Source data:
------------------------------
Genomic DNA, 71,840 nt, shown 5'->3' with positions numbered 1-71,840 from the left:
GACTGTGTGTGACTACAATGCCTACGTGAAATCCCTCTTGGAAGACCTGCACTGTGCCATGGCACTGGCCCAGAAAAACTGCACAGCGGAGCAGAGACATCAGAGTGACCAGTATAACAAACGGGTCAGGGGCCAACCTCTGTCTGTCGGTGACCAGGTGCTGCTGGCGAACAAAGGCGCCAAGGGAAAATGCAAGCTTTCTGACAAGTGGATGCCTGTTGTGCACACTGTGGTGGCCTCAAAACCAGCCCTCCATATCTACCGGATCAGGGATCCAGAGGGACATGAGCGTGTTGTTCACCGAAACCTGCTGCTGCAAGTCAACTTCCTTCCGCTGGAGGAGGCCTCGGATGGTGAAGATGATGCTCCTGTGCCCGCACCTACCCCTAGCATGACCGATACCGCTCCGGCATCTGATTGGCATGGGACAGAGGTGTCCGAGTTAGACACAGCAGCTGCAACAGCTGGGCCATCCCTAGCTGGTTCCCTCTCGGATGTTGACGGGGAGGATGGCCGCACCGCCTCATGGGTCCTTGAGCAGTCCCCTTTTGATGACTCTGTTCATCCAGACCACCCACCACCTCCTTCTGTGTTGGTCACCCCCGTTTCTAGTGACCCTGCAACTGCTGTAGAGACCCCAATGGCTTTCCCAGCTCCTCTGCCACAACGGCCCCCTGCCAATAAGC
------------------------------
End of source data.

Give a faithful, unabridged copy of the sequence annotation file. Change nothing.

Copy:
Genomic DNA, 71,840 nt, shown 5'->3' with positions numbered 1-71,840 from the left:
GACTGTGTGTGACTACAATGCCTACGTGAAATCCCTCTTGGAAGACCTGCACTGTGCCATGGCACTGGCCCAGAAAAACTGCACAGCGGAGCAGAGACATCAGAGTGACCAGTATAACAAACGGGTCAGGGGCCAACCTCTGTCTGTCGGTGACCAGGTGCTGCTGGCGAACAAAGGCGCCAAGGGAAAATGCAAGCTTTCTGACAAGTGGATGCCTGTTGTGCACACTGTGGTGGCCTCAAAACCAGCCCTCCATATCTACCGGATCAGGGATCCAGAGGGACATGAGCGTGTTGTTCACCGAAACCTGCTGCTGCAAGTCAACTTCCTTCCGCTGGAGGAGGCCTCGGATGGTGAAGATGATGCTCCTGTGCCCGCACCTACCCCTAGCATGACCGATACCGCTCCGGCATCTGATTGGCATGGGACAGAGGTGTCCGAGTTAGACACAGCAGCTGCAACAGCTGGGCCATCCCTAGCTGGTTCCCTCTCGGATGTTGACGGGGAGGATGGCCGCACCGCCTCATGGGTCCTTGAGCAGTCCCCTTTTGATGACTCTGTTCATCCAGACCACCCACCACCTCCTTCTGTGTTGGTCACCCCCGTTTCTAGTGACCCTGCAACTGCTGTAGAGACCCCAATGGCTTTCCCAGCTCCTCTGCCACAACGGCCCCCTGCCAATAAGC